B is positive denite and rank [X] = p show that X T BX is positive denite.

Problem 157 If A is positive denite and B is positive denite, show that AB


is not necessarily positive denite. Show that A + B is positive denite.

Problem 158 Show that for symmetric


n n A and any n m X that A is
positive denite if and only if tr AXX T > 0 for all X 6= 0:

Problem 159 If tr [A] 0 can A be positive denite?

Problem 160 If
2 3
1 1
X = 4 1 2 5
1 3

then calculate A = X T X: Calculate the eigenvalues of A and show from these


eigenvalues that A is positive denite. Calculate A1 using the adjoint matrix.

Problem 161 If X is any np matrix and A = X T BX where B is symmetric,


show that A is symmetric and that P = XA1 X T B is idempotent.
CHAPTER 3. MATRIX ALGEBRA 129

Problem 162 If A is given by:



5 3
A=
3 4
show that A is positive denite by 1) using principal minors and 2) calculating
the eigenvalues of A:
Problem 163 Suppose that A is symmetric and positive semi-denite or A 0:
Consider the problem of calculating the square root of A or nding a matrix B
such that A = BB: This turns out to be an important problem in econometrics.
Show that such a matrix B exists and that is also symmetric and positive semi-
denite.

Answer
Since A is symmetric we can write A as:
A = CC T
where C is orthogonal or C T = C 1 and is diagonal with the eigenvalues of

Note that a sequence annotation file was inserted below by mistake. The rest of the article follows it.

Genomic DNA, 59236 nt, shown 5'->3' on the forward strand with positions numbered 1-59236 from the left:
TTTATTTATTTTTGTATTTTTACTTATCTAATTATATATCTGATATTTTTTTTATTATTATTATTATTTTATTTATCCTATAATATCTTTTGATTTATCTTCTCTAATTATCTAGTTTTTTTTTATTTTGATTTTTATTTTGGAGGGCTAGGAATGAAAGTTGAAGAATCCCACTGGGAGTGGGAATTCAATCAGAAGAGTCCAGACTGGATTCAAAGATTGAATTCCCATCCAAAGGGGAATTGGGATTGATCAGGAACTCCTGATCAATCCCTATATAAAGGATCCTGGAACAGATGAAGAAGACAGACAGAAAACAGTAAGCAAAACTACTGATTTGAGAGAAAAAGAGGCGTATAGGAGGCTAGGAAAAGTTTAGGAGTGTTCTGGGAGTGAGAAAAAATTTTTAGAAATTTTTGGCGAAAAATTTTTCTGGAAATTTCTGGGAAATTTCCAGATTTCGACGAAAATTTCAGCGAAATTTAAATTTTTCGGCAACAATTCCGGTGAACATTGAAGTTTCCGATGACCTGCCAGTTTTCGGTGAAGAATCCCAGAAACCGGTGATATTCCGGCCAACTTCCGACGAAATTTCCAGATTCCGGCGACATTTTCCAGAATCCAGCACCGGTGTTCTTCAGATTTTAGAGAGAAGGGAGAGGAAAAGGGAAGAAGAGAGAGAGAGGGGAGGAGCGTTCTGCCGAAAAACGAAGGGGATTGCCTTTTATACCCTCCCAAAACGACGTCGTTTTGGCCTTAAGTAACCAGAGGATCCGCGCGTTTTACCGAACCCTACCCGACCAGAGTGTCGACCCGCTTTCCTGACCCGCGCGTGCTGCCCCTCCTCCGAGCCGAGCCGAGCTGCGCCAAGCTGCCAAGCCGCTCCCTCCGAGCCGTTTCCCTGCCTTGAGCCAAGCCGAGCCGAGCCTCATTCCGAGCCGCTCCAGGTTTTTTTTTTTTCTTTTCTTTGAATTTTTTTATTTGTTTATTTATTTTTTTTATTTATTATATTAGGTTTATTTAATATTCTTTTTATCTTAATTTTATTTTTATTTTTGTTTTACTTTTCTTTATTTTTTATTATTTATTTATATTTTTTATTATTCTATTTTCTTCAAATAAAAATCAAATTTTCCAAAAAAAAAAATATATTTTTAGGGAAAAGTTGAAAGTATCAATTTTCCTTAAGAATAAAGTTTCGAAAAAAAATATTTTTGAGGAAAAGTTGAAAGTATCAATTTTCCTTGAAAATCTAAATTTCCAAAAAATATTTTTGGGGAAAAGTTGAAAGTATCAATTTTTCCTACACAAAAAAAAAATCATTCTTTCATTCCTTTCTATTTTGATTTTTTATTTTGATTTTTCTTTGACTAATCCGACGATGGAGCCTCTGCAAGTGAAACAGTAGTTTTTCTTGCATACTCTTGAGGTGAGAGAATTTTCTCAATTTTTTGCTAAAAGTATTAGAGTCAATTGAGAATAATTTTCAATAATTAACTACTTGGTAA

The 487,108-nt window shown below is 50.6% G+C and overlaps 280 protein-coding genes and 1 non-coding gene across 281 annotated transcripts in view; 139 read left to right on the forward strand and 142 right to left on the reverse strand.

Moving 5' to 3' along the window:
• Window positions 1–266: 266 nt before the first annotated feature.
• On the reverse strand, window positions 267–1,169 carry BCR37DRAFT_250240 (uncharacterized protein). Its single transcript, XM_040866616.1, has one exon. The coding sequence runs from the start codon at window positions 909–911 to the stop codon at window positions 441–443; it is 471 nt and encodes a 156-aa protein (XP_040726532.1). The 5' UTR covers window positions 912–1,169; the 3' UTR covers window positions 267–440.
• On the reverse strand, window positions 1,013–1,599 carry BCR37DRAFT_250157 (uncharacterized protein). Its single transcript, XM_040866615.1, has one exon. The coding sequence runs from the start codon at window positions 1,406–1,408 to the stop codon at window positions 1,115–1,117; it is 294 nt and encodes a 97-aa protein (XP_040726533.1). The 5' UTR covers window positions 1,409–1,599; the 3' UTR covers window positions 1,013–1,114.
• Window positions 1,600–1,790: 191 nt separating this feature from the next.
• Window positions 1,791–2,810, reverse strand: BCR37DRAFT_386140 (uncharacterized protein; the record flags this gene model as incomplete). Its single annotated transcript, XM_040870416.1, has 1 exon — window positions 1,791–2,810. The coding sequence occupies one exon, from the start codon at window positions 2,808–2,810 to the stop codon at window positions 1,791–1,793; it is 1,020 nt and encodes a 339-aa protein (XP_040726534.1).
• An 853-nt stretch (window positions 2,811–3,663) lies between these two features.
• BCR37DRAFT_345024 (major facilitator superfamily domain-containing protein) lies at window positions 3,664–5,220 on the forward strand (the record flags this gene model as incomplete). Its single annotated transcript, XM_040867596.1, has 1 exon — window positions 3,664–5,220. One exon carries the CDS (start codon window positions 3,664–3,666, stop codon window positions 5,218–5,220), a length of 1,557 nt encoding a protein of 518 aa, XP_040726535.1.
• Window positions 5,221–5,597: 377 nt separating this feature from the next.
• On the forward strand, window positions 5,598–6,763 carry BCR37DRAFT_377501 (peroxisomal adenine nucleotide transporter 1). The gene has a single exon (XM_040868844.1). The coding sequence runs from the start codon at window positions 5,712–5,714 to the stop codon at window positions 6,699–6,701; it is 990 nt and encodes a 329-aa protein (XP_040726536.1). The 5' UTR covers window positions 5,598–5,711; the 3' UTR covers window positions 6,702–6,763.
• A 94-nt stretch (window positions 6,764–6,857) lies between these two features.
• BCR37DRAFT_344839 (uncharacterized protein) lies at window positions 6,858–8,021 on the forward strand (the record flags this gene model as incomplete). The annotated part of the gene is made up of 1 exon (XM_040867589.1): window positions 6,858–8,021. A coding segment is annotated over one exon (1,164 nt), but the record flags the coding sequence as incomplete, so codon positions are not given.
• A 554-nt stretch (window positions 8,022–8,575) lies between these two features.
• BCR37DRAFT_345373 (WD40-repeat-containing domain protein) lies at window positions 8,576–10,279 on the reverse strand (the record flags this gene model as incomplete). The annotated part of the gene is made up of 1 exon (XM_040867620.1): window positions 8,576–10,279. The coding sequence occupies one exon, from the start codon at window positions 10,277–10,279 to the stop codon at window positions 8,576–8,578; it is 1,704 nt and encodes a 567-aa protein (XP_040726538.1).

A along the diagonal or:
2 3
1 0 0
6 0 2 0 7
6 7
=6 . .. .. .. 7:
4 .. . . . 5
0 0 0 n
and where i 0 since A is positive semi-denite. Since i 0 we can take the
positive square root of each of the eigenvalues. Therefore dene B by:
1
B = C 2 C T
where:
2 1 3
12 0 0
6 1 7
6
1 0 n2 0 7
=6
2
6 .. .. .. ..
7:
7
4 . . . . 5
1
0 0 0 n2
You can then verify that B is symmetric, positive semi-denite and that:
1 1 1 1
BB = C 2 C T C 2 C T = C 2 2 C T = CC T = A:
Problem 164 We have for the matrix A below the representation A = CC T
given by:
" p1 # " p1 #
5 2 2
p12 3 0 2
p1
2
A= = p1 p1
:
2 5 2 2
0 7 p12 p12

Calculate B from the question above.


CHAPTER 3. MATRIX ALGEBRA 130

Answer
We have:
" # p " p1 #
p1 p123 p0 p1
B = 2 2 2
p1
p1 0 7 p1 p1
22 2 2
1p 1
p 1
p 1
p
2p3 + 2p 7 2p 3 2p 7
= 1 1 1 1 :
2 3 2 7 2 3+ 2 7

We then have with a little work:


1p 1
p 1
p 1
p 1
p p p p
2 p 3 + 2 p 7 2 p3 2 p7 2 p3 + 12 p7 1
2 p3 12 p7
BB = 1 1 1 1 1
3 7 3 + 2 7 2 3 12 7 1
2 3 + 12 7
2 2
2
5 2
= :
2 5
Problem 165 Suppose that A is positive semi-denite or A 0: Consider the
problem of calculating the square root of A but now we nd a matrix B such
that A = BB T : Show that such a matrix B exists.

Answer
Since A is symmetric we can write A as:
A = CC T

where C is orthogonal or C T = C 1 and is diagonal with the eigenvalues of


A along the diagonal or:
2 3
1 0 0
6 0 2 0 7
6 7
=6 . .. .. .. 7:
4 .. . . . 5
0 0 0 n
and where i 0 since A is positive semi-denite. Since i 0 we can take the
positive square root of each of the eigenvalues. Therefore dene B by:
1
B = C 2
1
from which it follows that B T = 2 C T : It follows then that:
1 1
BB T = C 2 2 C T = CC T = A:

Problem 166 We have for the matrix A below the representation A = CC T


given by:
" p1 # " p1 #
5 2 2
p12 3 0 2
p1
2
A= = p1 p1
:
2 5 2 2
0 7 p12 p12

Calculate B from the question above.


CHAPTER 3. MATRIX ALGEBRA 131

Answer
We have:
" # p
p1 p12 3 p0
B = 2
p1 p1 0 7
2 2
" p p #
p3 p72
= p2 p :
p3 p7
2 2

We have: